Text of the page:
About this blog
Rick Wicklin, PhD, is a distinguished researcher in computational statistics at SAS and is a principal developer of PROC IML and SAS/IML Studio. His areas of expertise include computational statistics, statistical graphics, statistical simulation, and modern methods in statistical data analysis. Rick is author of the books Statistical Programming with SAS/IML Software and Simulating Data with SAS.
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In a previous blog post, I showed how to use the graph template language (GTL) in SAS to create heat maps with a continuous color ramp. SAS/IML 13.1 includes the HEATMAPCONT subroutine, which makes it easy to create heat maps with continuous color ramps from SAS/IML matrices. Typical usage includes […]Post a Comment
Heat maps have many uses. In a previous article, I showed how to use heat maps with a discrete color ramp to visualize matrices that have a small number of unique values, such as certain covariance matrices and sparse matrices. You can also use heat maps with a continuous color […]Post a Comment
In a previous blog post, I showed how to overlay a prediction ellipse on a scatter plot in SAS by using the ELLIPSE statement in PROC SGPLOT. The ELLIPSE statement draws the ellipse by using a standard technique that assumes the sample is bivariate normal. Today's article describes the technique […]Post a Comment
It is common in statistical graphics to overlay a prediction ellipse on a scatter plot. This article describes two easy ways to overlay prediction ellipses on a scatter plot by using SAS software. It also describes how to overlay multiple prediction ellipses for subpopulations. What is a prediction ellipse? A […]Post a Comment
In my previous blog post, I showed how to use log axes on a scatter plot in SAS to better visualize data that range over several orders of magnitude. Because the data contained counts (some of which were zero), I used a custom transformation x → log10(x+1) to visualize the […]Post a Comment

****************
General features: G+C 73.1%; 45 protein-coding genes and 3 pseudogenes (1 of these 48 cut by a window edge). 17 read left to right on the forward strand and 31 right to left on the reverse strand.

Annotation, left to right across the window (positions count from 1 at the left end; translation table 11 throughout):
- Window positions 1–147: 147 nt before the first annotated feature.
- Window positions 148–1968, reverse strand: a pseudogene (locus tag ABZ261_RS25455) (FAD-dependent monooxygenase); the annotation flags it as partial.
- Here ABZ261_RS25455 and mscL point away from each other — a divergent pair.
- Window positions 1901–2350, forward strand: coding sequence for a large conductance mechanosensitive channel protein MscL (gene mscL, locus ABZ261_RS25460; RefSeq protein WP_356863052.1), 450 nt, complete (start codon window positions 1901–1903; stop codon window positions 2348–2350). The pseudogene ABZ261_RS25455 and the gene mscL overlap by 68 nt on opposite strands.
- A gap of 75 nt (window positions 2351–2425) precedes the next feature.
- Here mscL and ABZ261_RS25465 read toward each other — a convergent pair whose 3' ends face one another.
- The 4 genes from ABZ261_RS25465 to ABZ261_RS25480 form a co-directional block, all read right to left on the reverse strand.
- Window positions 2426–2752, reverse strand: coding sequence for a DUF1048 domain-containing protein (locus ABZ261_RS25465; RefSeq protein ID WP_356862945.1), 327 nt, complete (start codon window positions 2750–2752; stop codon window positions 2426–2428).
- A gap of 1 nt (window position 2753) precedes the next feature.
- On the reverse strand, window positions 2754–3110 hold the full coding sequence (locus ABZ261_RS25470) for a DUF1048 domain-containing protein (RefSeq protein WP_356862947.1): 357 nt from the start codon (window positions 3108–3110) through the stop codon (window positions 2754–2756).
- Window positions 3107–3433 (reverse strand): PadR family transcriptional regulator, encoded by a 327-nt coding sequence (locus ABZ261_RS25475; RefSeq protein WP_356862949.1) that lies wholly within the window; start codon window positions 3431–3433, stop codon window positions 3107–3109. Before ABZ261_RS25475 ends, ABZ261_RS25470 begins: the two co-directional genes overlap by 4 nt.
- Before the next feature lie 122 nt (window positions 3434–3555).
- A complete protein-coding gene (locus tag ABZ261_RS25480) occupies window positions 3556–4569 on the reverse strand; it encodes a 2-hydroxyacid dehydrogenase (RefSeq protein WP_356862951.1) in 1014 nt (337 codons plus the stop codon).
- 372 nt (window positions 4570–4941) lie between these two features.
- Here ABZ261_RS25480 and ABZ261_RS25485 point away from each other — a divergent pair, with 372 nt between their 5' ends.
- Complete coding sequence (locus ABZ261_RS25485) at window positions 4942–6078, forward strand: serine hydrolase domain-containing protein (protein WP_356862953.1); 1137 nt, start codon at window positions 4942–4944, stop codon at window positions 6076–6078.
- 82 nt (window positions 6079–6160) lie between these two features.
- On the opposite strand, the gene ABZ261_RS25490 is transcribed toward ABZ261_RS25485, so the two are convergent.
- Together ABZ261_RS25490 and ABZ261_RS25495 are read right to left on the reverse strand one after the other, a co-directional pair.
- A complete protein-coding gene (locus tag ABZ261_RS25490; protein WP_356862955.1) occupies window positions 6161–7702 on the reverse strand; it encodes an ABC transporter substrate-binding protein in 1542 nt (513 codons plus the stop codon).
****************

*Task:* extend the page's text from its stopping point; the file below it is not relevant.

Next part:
If you are trying to visualize numerical data that range over several magnitudes, conventional wisdom says that a log transformation of the data can often result in a better visualization. This article shows several ways to create a scatter plot with logarithmic axes in SAS and discusses some of the […]Post a Comment
Last week I showed how to use the SUBMIT and ENDSUBMIT statements in the SAS/IML language to call the SGPLOT procedure to create ODS graphs of data that are in SAS/IML vectors and matrices. I also showed how to create a SAS/IML module that hides the details and enables you […]Post a Comment
As you develop a program in the SAS/IML language, it is often useful to create graphs to visualize intermediate results. I do this all the time in my preferred development environment, which is SAS/IML Studio. In SAS/IML Studio, you can write a single statement to create a scatter plot, bar […]Post a Comment
I enjoy reading the Graphically Speaking blog because it teaches me a lot about ODS statistical graphics, especially features of the SGPLOT procedure and the Graph Template Language (GTL). Yesterday Sanjay blogged about how to construct a stacked bar chart of percentages so that each bar represents 100%. His chart […]Post a Comment
When I visualize three-dimensional data, I prefer to use interactive graphics. For example, I often use the rotating plot in SAS/IML Studio (shown at the left) to create a three-dimensional scatter plot. The interactive plot enables me to rotate the cloud of points and to use a pointer to select […]Post a Comment